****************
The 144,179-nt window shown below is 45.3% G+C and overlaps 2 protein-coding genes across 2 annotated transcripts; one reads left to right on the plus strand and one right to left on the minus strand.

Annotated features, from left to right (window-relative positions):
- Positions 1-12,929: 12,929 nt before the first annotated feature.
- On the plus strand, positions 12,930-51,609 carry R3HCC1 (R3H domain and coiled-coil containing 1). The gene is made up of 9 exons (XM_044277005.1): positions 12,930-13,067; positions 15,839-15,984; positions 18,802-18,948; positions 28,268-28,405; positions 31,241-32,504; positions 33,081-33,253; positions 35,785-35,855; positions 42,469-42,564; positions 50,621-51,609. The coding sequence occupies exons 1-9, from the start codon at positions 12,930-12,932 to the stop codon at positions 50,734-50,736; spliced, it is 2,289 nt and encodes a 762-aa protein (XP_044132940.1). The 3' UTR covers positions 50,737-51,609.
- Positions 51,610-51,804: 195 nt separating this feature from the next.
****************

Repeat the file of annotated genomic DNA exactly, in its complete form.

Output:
The 144,179-nt window shown below is 45.3% G+C and overlaps 2 protein-coding genes across 2 annotated transcripts; one reads left to right on the plus strand and one right to left on the minus strand.

Annotated features, from left to right (window-relative positions):
- Positions 1-12,929: 12,929 nt before the first annotated feature.
- On the plus strand, positions 12,930-51,609 carry R3HCC1 (R3H domain and coiled-coil containing 1). The gene is made up of 9 exons (XM_044277005.1): positions 12,930-13,067; positions 15,839-15,984; positions 18,802-18,948; positions 28,268-28,405; positions 31,241-32,504; positions 33,081-33,253; positions 35,785-35,855; positions 42,469-42,564; positions 50,621-51,609. The coding sequence occupies exons 1-9, from the start codon at positions 12,930-12,932 to the stop codon at positions 50,734-50,736; spliced, it is 2,289 nt and encodes a 762-aa protein (XP_044132940.1). The 3' UTR covers positions 50,737-51,609.
- Positions 51,610-51,804: 195 nt separating this feature from the next.